SEP 18, 2020 7:30 AM PDT

Open Your Heart to the World's Smallest Diagnostic Probe

WRITTEN BY: Tara Fernandez

Certain health conditions require doctors to be able to observe tissues and organs in order to tell what’s wrong. The problem is that getting scopes into the body’s nooks and crannies without causing damage to the delicate surrounding tissues has, until now, been impossible.

A team of researchers has created a 3D-printed device that is set to make such diagnostic imaging challenges a thing of the past. The world’s smallest imaging probe features an optical fiber about as thick as a single human hair. A tiny lens is mounted to the end of it and the whole device is wrapped in a sheath to help it to slide into the smallest of capillaries.

Jiawen Li, one of the scientists who spearheaded this work explained just what the ultrathin endoscope could pick up in the body: “A major factor in heart disease is the plaques, made up of fats, cholesterol and other substances that build up in the vessel walls.”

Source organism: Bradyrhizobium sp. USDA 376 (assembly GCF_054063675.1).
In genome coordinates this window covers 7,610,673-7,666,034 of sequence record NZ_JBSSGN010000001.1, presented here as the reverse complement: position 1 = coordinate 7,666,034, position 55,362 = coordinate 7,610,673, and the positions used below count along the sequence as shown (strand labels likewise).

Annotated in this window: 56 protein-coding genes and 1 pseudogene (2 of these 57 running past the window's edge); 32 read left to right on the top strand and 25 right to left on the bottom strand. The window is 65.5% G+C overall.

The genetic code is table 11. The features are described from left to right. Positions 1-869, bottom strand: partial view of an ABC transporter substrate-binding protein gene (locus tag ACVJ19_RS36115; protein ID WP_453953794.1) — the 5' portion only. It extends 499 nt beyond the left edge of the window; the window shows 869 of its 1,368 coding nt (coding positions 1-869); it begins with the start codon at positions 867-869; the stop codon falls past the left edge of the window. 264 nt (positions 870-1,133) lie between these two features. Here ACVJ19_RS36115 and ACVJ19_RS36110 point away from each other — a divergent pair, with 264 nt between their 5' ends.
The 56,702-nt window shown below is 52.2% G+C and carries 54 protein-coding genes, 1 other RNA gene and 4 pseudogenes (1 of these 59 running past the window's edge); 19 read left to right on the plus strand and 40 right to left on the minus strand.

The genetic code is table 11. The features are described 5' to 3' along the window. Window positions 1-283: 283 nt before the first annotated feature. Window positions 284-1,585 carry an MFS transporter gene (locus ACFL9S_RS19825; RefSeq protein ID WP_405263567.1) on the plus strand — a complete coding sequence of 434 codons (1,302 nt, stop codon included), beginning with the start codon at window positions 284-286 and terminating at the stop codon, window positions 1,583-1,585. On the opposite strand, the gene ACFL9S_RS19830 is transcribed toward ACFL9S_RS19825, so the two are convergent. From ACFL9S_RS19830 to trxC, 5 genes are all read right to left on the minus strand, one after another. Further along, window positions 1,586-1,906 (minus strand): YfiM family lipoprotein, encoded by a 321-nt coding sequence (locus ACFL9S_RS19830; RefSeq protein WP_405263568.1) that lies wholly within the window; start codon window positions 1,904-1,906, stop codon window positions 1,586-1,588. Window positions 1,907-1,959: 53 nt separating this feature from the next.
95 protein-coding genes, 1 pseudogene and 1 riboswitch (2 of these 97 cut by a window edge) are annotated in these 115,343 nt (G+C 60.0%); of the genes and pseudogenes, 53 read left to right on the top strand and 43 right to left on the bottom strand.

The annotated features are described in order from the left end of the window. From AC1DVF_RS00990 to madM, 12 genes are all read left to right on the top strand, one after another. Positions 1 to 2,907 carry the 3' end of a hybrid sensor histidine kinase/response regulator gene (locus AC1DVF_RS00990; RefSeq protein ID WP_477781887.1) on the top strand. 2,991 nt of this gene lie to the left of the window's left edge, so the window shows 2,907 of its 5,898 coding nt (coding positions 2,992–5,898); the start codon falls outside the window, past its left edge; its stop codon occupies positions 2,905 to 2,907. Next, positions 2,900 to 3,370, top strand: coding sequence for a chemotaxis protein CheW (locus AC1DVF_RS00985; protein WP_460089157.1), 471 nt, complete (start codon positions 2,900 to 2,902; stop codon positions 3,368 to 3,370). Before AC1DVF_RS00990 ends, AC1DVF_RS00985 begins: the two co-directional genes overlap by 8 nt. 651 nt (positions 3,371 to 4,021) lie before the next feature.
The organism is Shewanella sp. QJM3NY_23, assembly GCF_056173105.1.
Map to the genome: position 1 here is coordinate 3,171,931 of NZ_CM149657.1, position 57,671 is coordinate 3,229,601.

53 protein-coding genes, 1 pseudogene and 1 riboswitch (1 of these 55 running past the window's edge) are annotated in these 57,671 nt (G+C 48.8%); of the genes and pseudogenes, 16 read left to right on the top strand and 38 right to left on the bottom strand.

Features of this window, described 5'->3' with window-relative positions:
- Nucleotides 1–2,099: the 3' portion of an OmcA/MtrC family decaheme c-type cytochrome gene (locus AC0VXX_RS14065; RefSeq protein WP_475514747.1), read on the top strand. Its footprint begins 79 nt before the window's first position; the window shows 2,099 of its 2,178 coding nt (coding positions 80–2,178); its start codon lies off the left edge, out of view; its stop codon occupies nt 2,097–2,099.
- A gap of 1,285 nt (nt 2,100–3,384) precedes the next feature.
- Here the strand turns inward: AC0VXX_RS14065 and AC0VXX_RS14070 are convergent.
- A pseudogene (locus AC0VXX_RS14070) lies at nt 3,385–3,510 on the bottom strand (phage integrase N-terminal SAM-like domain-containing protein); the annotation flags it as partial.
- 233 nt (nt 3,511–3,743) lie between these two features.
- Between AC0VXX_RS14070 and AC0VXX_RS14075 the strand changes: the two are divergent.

“Miniaturized endoscopes, which act like tiny cameras, allow doctors to see how these plaques form and explore new ways to treat them.”

Besides being small, the new device is also mighty, with resolution levels and imaging depth-of-field that puts existing endoscopes to shame. The secret to its unprecedented image clarity lies in the 3D printing manufacturing process, which prints complex micro-optic features directly onto the optical fiber. Simon Thiele from the University of Stuttgart, the creator of these lenses said, “Until now, we couldn’t make high-quality endoscopes this small. Using 3D micro-printing, we are able to print complicated lenses that are too small to see with the naked eye.”

In the United States, one person dies every 36 seconds from heart disease, which means advanced diagnostic technologies like these have the potential to save thousands of lives a year.



Sources: Light: Science and Applications, Physics World.

About the Author
  • Tara Fernandez has a PhD in Cell Biology and has spent over a decade uncovering the molecular basis of diseases ranging from skin cancer to obesity and diabetes. She currently works on developing and marketing disruptive new technologies in the biotechnology industry. Her areas of interest include innovation in molecular diagnostics, cell therapies, and immunology. She actively participates in various science communication and public engagement initiatives to promote STEM in the community.
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